ABU DHABI // Industry and universities need to improve collaboration to provide job options for young Emiratis.
On Tuesday at the fourth Education Conference, Emirati academic Dr Abdullah Al Shaiba said greater co-ordination was needed for the country to overcome unemployment at a time of growing population.
Dr Al Shaiba said there were many challenges to Emiratisation in the private sector, where less than 10 per cent of the workforce were nationals.
“There needs to be a national framework of skills embodied in the curriculum that are regulated by the Ministry of Higher Education and Scientific Research,” he said.
Dr Al Shaiba conducted research with students from the Higher Colleges of Technology and Ajman University, and Government agencies, to pinpoint the obstacles Emiratis found in private-sector work.
They included salary packages less than public-sector jobs, the distance between home and the workplace, and working hours.
Unemployment among Emiratis is as high as 14 per cent, Federal National Council statistics show.
“The private sector needs to create around 20,000 jobs a year to cater to the 100,000 to 200,000 young Emiratis going into the work force in the next 10 years,” Dr Al Shaiba said.
“There also needs to be unified policy to prepare students for employment, which is combined between Tanmia and the higher education institutions.”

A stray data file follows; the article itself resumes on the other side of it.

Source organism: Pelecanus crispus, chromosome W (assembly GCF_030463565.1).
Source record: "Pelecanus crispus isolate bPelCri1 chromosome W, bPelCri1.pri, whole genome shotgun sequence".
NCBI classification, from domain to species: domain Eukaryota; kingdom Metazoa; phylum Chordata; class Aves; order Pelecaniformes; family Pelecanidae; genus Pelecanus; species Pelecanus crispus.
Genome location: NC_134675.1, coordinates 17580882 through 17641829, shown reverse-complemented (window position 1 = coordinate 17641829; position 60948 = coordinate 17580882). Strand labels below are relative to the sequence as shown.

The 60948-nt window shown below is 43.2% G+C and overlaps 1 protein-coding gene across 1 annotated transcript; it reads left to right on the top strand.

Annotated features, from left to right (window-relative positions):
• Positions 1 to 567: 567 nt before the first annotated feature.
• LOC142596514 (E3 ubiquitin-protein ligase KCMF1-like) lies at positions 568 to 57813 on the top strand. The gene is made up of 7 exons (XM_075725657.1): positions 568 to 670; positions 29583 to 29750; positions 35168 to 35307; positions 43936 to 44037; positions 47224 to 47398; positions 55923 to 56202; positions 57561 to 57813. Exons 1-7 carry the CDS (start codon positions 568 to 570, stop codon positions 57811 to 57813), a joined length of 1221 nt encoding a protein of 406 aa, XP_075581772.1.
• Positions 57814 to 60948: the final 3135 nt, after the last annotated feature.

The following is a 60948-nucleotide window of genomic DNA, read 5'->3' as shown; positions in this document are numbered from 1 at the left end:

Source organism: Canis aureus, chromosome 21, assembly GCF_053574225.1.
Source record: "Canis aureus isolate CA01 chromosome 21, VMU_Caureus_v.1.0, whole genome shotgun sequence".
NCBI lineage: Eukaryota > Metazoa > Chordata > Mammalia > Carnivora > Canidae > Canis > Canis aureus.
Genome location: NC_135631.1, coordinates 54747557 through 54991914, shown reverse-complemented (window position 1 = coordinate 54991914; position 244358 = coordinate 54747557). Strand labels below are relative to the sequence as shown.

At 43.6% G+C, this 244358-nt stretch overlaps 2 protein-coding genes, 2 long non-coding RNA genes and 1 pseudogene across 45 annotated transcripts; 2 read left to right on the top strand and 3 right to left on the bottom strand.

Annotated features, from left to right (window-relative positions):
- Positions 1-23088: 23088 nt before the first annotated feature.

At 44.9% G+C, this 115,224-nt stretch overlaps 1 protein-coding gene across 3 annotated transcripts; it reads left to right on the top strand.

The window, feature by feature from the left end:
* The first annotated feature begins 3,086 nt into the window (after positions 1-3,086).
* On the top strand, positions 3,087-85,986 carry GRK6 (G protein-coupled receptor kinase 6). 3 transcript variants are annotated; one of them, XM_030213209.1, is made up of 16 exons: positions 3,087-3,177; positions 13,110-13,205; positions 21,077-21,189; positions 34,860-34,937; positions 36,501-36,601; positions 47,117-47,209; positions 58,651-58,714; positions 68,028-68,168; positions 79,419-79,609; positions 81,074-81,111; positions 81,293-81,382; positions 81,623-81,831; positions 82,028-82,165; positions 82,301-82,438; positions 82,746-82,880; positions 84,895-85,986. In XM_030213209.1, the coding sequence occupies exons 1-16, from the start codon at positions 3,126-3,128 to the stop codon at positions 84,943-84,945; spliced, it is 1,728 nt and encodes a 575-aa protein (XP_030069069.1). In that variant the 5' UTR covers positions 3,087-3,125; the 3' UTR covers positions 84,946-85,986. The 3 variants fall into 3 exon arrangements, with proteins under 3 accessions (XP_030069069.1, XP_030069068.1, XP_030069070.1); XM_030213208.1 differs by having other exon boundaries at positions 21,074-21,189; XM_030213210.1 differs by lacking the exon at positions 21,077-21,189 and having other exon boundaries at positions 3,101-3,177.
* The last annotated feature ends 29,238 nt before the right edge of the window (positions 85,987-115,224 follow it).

Tanmia and the Tawteen Council are Government agencies working to reduce unemployment among Emiratis.
Dr Al Shaiba said putting more emphasis on practical subjects and Arabic was crucial.
“I see many students struggling with this,” he said.
“They struggle when they go to the workplace and are asked to deal with documents in Arabic, to present in Arabic and attend meetings in Arabic, based on the emphasis on English language during their higher education.”
Dr David Guile, a researcher from the Institute of Education at the University of London, said internships were still integral to finding work in the UAE and around the world.
Many institutions in the UAE, including Zayed and Middlesex universities, have introduced compulsory internships for degrees, to ensure students are ready for the workplace on graduation.
“Internships detach students from the academic work and the students see how to work with the employers’ feedback,” Dr Guile said.
But many students still slip through the cracks, either from lack of guidance or not making the most of their experiences.
“From my research [in the UK], many students say they are more geared up to getting the highest calibre of degree instead,” Dr Guile said.